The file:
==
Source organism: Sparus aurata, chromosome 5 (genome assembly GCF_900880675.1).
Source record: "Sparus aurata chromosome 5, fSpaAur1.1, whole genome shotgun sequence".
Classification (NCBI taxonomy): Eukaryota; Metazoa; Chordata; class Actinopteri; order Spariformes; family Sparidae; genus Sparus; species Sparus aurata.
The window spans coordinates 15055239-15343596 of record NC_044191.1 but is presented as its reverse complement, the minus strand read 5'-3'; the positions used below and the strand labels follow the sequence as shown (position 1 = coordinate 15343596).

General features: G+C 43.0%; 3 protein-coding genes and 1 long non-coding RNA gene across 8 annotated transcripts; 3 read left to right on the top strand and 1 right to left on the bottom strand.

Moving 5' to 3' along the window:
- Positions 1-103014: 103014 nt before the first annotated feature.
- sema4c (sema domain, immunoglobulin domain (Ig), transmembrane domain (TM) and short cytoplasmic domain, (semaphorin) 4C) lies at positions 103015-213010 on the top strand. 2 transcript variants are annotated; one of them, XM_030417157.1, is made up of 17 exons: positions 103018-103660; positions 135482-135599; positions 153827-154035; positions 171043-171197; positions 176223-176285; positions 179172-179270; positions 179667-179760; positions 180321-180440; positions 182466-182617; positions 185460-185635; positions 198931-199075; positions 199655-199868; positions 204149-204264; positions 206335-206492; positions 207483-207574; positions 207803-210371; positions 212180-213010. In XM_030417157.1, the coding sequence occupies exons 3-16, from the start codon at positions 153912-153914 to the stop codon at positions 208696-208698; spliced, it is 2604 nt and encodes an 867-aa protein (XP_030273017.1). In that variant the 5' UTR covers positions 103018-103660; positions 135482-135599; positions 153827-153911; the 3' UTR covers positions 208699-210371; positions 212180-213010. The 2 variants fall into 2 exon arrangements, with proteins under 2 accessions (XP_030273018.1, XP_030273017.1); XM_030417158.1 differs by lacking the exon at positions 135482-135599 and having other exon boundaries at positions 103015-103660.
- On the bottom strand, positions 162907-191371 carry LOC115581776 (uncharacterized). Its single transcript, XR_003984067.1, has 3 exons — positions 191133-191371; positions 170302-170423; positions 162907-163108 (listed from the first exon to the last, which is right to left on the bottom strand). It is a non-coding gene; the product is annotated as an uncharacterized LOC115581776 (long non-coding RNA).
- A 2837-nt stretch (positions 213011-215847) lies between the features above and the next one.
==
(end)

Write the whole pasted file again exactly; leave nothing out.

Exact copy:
Source organism: Sparus aurata, chromosome 5 (genome assembly GCF_900880675.1).
Source record: "Sparus aurata chromosome 5, fSpaAur1.1, whole genome shotgun sequence".
Classification (NCBI taxonomy): Eukaryota; Metazoa; Chordata; class Actinopteri; order Spariformes; family Sparidae; genus Sparus; species Sparus aurata.
The window spans coordinates 15055239-15343596 of record NC_044191.1 but is presented as its reverse complement, the minus strand read 5'-3'; the positions used below and the strand labels follow the sequence as shown (position 1 = coordinate 15343596).

General features: G+C 43.0%; 3 protein-coding genes and 1 long non-coding RNA gene across 8 annotated transcripts; 3 read left to right on the top strand and 1 right to left on the bottom strand.

Moving 5' to 3' along the window:
- Positions 1-103014: 103014 nt before the first annotated feature.
- sema4c (sema domain, immunoglobulin domain (Ig), transmembrane domain (TM) and short cytoplasmic domain, (semaphorin) 4C) lies at positions 103015-213010 on the top strand. 2 transcript variants are annotated; one of them, XM_030417157.1, is made up of 17 exons: positions 103018-103660; positions 135482-135599; positions 153827-154035; positions 171043-171197; positions 176223-176285; positions 179172-179270; positions 179667-179760; positions 180321-180440; positions 182466-182617; positions 185460-185635; positions 198931-199075; positions 199655-199868; positions 204149-204264; positions 206335-206492; positions 207483-207574; positions 207803-210371; positions 212180-213010. In XM_030417157.1, the coding sequence occupies exons 3-16, from the start codon at positions 153912-153914 to the stop codon at positions 208696-208698; spliced, it is 2604 nt and encodes an 867-aa protein (XP_030273017.1). In that variant the 5' UTR covers positions 103018-103660; positions 135482-135599; positions 153827-153911; the 3' UTR covers positions 208699-210371; positions 212180-213010. The 2 variants fall into 2 exon arrangements, with proteins under 2 accessions (XP_030273018.1, XP_030273017.1); XM_030417158.1 differs by lacking the exon at positions 135482-135599 and having other exon boundaries at positions 103015-103660.
- On the bottom strand, positions 162907-191371 carry LOC115581776 (uncharacterized). Its single transcript, XR_003984067.1, has 3 exons — positions 191133-191371; positions 170302-170423; positions 162907-163108 (listed from the first exon to the last, which is right to left on the bottom strand). It is a non-coding gene; the product is annotated as an uncharacterized LOC115581776 (long non-coding RNA).
- A 2837-nt stretch (positions 213011-215847) lies between the features above and the next one.